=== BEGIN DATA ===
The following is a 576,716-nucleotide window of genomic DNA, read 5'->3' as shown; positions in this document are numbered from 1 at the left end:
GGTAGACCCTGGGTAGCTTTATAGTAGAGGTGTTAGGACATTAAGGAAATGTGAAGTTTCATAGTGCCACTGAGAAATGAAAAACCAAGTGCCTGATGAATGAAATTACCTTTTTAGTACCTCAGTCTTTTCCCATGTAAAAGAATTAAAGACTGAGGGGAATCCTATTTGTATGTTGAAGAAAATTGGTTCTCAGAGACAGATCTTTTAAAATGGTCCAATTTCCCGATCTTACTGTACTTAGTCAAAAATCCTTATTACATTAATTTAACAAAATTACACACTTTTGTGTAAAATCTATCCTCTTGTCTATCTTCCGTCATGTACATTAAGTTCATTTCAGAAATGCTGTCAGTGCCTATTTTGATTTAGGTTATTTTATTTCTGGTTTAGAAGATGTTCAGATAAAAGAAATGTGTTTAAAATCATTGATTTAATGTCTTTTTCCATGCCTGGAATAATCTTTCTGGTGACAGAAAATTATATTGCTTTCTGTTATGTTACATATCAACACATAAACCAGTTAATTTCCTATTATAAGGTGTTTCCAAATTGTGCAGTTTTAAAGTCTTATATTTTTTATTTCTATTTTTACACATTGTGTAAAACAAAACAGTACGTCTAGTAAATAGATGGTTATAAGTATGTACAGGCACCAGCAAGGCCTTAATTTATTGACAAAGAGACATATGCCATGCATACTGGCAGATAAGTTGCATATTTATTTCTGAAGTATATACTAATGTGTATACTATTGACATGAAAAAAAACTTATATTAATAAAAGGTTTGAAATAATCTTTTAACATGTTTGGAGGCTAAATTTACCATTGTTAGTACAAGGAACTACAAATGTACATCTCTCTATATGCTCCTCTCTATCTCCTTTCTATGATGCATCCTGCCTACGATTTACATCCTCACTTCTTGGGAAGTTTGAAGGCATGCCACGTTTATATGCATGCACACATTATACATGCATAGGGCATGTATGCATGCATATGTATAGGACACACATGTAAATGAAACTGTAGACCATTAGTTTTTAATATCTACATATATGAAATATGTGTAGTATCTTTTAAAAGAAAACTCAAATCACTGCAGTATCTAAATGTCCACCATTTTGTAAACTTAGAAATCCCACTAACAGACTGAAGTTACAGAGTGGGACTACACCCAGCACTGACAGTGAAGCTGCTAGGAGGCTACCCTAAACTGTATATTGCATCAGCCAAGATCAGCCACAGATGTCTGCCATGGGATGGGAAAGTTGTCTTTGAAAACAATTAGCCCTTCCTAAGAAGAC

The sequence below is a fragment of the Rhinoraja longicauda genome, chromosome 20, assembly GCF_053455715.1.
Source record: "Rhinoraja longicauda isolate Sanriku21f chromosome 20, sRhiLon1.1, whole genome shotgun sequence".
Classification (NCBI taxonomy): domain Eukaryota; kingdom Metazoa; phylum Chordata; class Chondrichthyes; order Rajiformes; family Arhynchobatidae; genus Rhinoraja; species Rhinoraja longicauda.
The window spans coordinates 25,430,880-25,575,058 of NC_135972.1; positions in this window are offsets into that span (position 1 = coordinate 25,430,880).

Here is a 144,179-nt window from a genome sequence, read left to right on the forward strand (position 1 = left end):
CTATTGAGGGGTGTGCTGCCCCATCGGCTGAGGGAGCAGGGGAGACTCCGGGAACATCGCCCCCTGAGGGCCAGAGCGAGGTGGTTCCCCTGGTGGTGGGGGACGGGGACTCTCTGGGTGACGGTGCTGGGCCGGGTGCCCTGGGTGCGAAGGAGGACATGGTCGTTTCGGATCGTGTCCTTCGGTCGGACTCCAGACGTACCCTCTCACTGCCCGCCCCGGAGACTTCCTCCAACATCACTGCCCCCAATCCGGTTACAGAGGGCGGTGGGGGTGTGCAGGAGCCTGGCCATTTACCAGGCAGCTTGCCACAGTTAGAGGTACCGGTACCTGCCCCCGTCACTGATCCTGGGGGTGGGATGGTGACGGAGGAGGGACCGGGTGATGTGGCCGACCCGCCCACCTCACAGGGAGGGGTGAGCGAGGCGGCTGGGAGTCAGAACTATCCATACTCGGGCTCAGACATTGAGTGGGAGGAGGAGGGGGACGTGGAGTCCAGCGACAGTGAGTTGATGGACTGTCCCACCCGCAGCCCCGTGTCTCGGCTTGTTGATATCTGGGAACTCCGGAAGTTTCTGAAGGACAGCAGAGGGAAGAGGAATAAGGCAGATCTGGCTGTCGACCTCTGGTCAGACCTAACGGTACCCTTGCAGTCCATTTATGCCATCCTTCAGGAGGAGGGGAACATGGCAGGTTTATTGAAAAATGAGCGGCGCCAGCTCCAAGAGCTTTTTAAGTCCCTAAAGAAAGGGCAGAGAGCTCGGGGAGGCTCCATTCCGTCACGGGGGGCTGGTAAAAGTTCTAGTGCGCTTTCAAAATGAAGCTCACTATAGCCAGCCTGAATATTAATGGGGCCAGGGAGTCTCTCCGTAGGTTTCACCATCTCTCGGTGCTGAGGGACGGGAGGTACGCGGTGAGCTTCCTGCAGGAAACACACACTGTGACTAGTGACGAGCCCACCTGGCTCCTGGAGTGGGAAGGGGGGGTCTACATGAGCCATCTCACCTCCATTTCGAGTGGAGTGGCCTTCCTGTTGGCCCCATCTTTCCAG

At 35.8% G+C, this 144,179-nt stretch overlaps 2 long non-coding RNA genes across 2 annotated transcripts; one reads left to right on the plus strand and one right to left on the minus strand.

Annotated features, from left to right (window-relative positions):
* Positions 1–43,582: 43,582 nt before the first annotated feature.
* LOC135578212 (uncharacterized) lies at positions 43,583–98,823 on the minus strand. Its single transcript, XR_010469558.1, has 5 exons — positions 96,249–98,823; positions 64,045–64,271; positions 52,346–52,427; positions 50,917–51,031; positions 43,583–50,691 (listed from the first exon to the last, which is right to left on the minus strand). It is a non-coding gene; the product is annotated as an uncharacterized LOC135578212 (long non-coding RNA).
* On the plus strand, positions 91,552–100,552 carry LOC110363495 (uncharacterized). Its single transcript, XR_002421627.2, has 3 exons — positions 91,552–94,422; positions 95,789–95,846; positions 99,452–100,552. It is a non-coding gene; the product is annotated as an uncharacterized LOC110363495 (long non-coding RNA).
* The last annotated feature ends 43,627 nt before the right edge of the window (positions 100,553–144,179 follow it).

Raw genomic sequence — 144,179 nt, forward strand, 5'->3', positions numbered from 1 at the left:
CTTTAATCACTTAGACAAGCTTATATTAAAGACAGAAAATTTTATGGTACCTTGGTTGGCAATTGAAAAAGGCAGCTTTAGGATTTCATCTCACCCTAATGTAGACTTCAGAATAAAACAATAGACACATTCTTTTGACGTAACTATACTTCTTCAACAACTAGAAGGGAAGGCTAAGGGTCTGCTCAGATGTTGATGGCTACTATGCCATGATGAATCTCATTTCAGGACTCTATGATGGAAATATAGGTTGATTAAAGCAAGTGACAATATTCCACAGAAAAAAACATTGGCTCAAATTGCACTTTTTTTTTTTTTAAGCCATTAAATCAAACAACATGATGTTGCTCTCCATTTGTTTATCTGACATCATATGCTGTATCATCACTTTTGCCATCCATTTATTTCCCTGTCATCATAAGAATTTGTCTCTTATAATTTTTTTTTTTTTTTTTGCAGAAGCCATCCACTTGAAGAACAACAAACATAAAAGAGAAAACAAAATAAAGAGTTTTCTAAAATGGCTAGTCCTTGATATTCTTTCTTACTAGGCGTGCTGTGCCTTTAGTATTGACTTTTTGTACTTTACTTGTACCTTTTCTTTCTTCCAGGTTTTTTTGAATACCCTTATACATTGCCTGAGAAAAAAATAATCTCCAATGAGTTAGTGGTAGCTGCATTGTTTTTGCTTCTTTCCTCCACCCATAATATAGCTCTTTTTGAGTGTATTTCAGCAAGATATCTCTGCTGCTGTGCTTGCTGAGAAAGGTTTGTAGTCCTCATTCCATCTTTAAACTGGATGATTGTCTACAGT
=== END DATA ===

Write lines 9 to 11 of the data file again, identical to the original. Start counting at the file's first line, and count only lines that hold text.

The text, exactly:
At 35.8% G+C, this 144,179-nt stretch overlaps 2 long non-coding RNA genes across 2 annotated transcripts; one reads left to right on the plus strand and one right to left on the minus strand.

Annotated features, from left to right (window-relative positions):
* Positions 1–43,582: 43,582 nt before the first annotated feature.